the Department of Defense and the
Environmental Protection Agency—to
leverage an effective, efficient mechanism
for making sound decisions that impact the
nation's health.

One key to any successful data-sharing
project is to develop common processes
among agencies with different procedures,
technological capabilities, laws and
budgets. Privacy and security laws that
govern federal agencies can conflict with
laws in some states, making the quest for
common ground a difficult goal.

"The problem isn't technology," explains
Tom Kooy, president of Justice Information
Sharing Professionals, an association
of criminal justice practitioners that
spearheads data-sharing initiatives around
the nation. "The problem is all the different
lines of business and different boundaries
around management and budget."

The owners of the data and the business
processes must resolve these thorny issues
before technology can do its job and let data
flow freely between organizations.

Bridging Jurisdictions

The concept of sharing information isn't
new. About four years ago, the Justice
Department, under the aegis of the Global
Justice Information Sharing initiative,
brought together representatives from
local, state and tribal law enforcement
groups to find ways to build bridges
between agencies. Since then, this global
initiative has been convening working
groups on intelligence, data practices,
technology infrastructure and Web services
to agree on national standards, such as a
common criminal-justice dictionary and a
justice-specific Extensible Markup Language
data model, says Kooy, who served as a
group representative from Minnesota,
where he helped develop CriMNet, the
state's criminal justice network.

In August 2003, Justice took Global's
work a step further by initiating the Law
Enforcement Information Sharing (LEIS)
initiative, a strategy to link the nation's
18,000 criminal justice agencies—everything from rural police departments to
Justice Department agencies, including the
FBI and the Drug Enforcement Agency.
The goal was to share knowledge about
crime patterns and details, such as crimes
committed with a particular weapon,
vehicle or modus operandi.

Still in the planning stages, LEIS is
designed for phased implementation. Some
elements could be ready to deploy next year,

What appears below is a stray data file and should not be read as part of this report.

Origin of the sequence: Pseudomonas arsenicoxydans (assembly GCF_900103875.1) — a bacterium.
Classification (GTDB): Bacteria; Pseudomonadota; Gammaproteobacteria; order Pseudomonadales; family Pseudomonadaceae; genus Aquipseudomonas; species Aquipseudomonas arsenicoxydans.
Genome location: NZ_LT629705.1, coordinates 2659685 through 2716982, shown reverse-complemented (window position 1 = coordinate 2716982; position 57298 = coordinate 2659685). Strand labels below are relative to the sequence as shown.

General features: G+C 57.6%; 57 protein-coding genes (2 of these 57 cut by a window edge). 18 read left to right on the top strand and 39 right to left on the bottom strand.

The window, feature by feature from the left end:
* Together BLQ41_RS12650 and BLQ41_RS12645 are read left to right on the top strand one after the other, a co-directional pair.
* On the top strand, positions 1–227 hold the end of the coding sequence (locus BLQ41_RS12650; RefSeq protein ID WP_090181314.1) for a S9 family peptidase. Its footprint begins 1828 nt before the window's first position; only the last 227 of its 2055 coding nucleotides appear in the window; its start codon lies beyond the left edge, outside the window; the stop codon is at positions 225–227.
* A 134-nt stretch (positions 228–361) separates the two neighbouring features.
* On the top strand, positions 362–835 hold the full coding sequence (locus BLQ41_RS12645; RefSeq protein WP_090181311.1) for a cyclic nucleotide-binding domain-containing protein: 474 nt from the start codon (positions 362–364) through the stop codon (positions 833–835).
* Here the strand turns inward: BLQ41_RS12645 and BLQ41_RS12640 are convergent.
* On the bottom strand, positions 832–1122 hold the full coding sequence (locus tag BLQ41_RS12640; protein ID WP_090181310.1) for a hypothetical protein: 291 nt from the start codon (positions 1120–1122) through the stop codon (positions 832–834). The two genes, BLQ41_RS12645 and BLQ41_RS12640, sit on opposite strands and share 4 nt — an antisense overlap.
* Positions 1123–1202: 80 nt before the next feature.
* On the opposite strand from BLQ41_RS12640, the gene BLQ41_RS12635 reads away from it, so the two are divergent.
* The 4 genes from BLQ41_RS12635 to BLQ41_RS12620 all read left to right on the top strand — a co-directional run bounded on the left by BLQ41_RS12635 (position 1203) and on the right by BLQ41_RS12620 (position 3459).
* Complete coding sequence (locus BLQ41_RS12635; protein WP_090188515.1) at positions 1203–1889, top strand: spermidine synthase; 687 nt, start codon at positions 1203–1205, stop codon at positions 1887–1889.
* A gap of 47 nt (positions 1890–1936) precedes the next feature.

but it will likely be a constant evolution.

Privacy is a major issue for LEIS. Federal
law enforcement agencies are subject to the
U.S. Privacy Act, which lets them share
information they collect on people, but it
must be as accurate as possible and those
they share it with must show just cause for
viewing the information. Federal agencies
must also record and report on those
accessing its information.

States, though not compelled by the
Privacy Act, are governed by their own
privacy laws that often compete or conflict
with federal laws. For that reason, LEIS
collects only criminal information that
exists within the justice data community
rather than seeking out new data sources.

In terms of security, 80 percent of the
design will be dictated by laws and
regulations. The rest will derive from
agreements between participating agencies.

Identifying Open Standards

Although there are existing information-sharing systems, such as the Regional
Information Sharing System and the
National Incident-Based Reporting System,
many are antiquated and contain data fields
that are inconsistent with information
gathered from state and local agencies. So
adding data to these databases can be a
frustrating experience.

"It's a lot of rewriting or recoding of
source crime data, and you're trying to
pigeonhole crime types into a set of broad
categories," says Kooy. Thus, compliance
with such systems has been minimal.

These hurdles impede efforts like LEIS,
so the project has sought to identify